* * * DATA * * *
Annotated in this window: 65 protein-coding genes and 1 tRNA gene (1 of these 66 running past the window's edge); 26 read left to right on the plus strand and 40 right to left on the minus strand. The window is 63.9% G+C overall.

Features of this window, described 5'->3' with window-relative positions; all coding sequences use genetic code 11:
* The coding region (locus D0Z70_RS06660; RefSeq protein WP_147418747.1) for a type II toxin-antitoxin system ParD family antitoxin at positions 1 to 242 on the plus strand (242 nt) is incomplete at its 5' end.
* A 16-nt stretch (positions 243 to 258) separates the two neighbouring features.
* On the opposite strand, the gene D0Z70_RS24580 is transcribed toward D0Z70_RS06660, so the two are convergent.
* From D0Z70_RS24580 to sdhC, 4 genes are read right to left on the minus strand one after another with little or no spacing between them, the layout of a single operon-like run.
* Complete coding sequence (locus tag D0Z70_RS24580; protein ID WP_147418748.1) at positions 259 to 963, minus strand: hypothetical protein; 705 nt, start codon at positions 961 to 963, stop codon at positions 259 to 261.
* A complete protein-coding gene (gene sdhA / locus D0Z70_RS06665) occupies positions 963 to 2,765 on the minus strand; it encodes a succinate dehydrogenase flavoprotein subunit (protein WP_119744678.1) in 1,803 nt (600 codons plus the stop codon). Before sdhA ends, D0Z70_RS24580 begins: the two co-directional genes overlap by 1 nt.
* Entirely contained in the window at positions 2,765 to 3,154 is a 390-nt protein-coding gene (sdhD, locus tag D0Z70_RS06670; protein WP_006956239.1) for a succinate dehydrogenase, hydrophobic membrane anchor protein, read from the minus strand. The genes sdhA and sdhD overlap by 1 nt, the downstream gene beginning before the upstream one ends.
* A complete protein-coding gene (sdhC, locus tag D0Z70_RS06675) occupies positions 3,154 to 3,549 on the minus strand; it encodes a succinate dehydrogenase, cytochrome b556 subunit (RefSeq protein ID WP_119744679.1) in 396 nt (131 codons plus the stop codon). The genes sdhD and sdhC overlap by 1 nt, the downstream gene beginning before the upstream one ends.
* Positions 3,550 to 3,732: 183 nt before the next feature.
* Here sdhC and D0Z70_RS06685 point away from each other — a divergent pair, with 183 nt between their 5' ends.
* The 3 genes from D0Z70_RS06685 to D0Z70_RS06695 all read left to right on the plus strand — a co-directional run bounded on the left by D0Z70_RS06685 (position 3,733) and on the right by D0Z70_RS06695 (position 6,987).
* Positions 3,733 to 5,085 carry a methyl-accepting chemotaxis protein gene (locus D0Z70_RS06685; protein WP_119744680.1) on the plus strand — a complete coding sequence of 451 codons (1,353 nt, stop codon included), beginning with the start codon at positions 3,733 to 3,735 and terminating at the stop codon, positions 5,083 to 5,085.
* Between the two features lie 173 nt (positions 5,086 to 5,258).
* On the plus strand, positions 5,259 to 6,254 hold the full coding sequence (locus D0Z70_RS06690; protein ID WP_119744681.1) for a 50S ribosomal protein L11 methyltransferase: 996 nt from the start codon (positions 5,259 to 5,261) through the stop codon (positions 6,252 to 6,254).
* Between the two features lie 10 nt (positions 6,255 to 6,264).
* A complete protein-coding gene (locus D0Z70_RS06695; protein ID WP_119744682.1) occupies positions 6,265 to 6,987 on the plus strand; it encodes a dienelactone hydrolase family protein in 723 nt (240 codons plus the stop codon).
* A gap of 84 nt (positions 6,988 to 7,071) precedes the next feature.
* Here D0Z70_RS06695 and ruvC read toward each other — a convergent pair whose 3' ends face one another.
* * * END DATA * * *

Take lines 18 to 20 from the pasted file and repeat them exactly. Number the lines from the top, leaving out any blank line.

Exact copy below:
* A complete protein-coding gene (locus D0Z70_RS06695; protein ID WP_119744682.1) occupies positions 6,265 to 6,987 on the plus strand; it encodes a dienelactone hydrolase family protein in 723 nt (240 codons plus the stop codon).
* A gap of 84 nt (positions 6,988 to 7,071) precedes the next feature.
* Here D0Z70_RS06695 and ruvC read toward each other — a convergent pair whose 3' ends face one another.